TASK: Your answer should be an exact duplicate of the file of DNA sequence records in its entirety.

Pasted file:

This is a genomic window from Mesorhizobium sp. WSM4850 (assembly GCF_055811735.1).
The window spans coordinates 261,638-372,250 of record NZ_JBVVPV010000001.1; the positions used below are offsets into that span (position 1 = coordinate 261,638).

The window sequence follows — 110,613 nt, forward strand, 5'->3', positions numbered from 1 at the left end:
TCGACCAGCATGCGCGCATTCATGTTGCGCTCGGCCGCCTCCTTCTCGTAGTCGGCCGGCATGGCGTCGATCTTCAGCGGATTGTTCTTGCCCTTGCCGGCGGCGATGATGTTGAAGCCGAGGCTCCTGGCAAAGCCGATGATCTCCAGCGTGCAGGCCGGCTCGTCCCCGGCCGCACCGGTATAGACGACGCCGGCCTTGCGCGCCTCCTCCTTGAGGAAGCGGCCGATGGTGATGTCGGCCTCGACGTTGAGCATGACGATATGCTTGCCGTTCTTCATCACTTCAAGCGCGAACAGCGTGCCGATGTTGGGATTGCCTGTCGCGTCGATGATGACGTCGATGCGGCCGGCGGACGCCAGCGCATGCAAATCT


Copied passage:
This is a genomic window from Mesorhizobium sp. WSM4850 (assembly GCF_055811735.1).
The window spans coordinates 261,638-372,250 of record NZ_JBVVPV010000001.1; the positions used below are offsets into that span (position 1 = coordinate 261,638).

The window sequence follows — 110,613 nt, forward strand, 5'->3', positions numbered from 1 at the left end:
TCGACCAGCATGCGCGCATTCATGTTGCGCTCGGCCGCCTCCTTCTCGTAGTCGGCCGGCATGGCGTCGATCTTCAGCGGATTGTTCTTGCCCTTGCCGGCGGCGATGATGTTGAAGCCGAGGCTCCTGGCAAAGCCGATGATCTCCAGCGTGCAGGCCGGCTCGTCCCCGGCCGCACCGGTATAGACGACGCCGGCCTTGCGCGCCTCCTCCTTGAGGAAGCGGCCGATGGTGATGTCGGCCTCGACGTTGAGCATGACGATATGCTTGCCGTTCTTCATCACTTCAAGCGCGAACAGCGTGCCGATGTTGGGATTGCCTGTCGCGTCGATGATGACGTCGATGCGGCCGGCGGACGCCAGCGCATGCAAATCT